Noticing Things about Sedges

by Carl Strang

One of the awareness skills we need to develop to enjoy nature fully is to attend the little things. This is crystal clear in tracking, but I’m also finding the subtle differences in the Carex sedges often have significance. I gave an example a few days ago with Carex grisea, which at first glance was very similar to the common Carex blanda, and even keyed to it, but that conclusion just didn’t fit what my eye was telling me, and when the flowers matured I was able to gain a satisfactory result. Carex is a big genus, and when you focus on the little things in these superficially similar, grass-like plants, you notice some patterns.

For instance, some produce flowers in tight spiraling clusters. Some of these have been given English names that include the word “fox.” There’s the common fox sedge, Carex stipata, which I featured in an earlier post.

This one has thick, triangular, but soft stems.

Last week I found another species, which grows in somewhat drier soils at Mayslake Forest Preserve. Carex annectens var. xanthocarpa also is known as the small yellow fox sedge.

In addition to the habitat difference, annectens has much less squishy stems.

The concentrated flower clusters make these easy to spot.

Here we back off to take in an entire tuft of annectens. Those distinctive flower clusters make this plant stand out against the wall of green.

This week I added yet another “fox sedge” to the Mayslake list, though I gather that this is not a close relative of the others.

The brown fox sedge is Carex vulpinoidea, the “vulpinoid” part of the species name perhaps a reference to this not being a “true” fox sedge.

Not every sedge with this kind of tight arrangement of flower clusters is that easy to spot. Such is the case with a species I found in Mayslake’s north savanna.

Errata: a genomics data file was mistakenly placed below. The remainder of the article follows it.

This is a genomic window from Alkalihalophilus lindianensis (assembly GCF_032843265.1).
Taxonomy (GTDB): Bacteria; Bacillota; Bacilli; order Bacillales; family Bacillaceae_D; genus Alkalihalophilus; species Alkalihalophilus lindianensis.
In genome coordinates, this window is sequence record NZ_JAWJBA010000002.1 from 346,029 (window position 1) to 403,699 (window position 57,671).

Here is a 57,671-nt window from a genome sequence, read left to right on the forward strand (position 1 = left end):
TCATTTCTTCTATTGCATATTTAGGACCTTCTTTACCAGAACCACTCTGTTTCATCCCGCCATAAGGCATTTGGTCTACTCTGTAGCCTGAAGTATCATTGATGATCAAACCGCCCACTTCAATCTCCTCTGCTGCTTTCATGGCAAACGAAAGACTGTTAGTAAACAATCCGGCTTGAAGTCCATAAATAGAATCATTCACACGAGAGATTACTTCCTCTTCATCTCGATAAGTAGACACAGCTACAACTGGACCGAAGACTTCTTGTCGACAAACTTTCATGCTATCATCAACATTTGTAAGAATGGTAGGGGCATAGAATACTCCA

The plant’s tufted form makes it stand out a little, but the flower clusters are small.

Closing in on the flowers, in some ways they are reminiscent of the fox sedges on a smaller scale.

This one I identify as Carex cephalophora, the short-headed bracted sedge.

If you have been following my sedge posts, you can guess what I think of that English name.

Sometimes a sedge has a distinctive quirk. One example I found in the north savanna last week is Carex tenera, the narrow-leaved oval sedge (which I also include on the list of species with uninspiring English names; I find tenera much easier to remember).

This little plant has one well separated lowest flower cluster, then an elongated delicate stem that tends to flex, and is tipped with more tightly packed flower clusters.

In the next photo you may find it difficult to distinguish the entire Carex tenera plant, but do you find that the odd flowering stalks stand out?

You may be able to pick out several flower stalks against the darker background in the upper part of the photo.

Finally, the shapes of flower clusters may stand out. I’m probably bugging some botanists with my use of the non-technical “flower clusters” term. For those who may be interested, the entire floral display of a sedge is divided into units called spikelets. Sometimes the spikelets are distinctive enough to distinguish in my photos, sometimes not, hence my preference for the vaguer non-technical term. Last week I ran into a large patch of a fairly tall sedge with distinctively pointy spikelets, growing near the stream corridor marsh.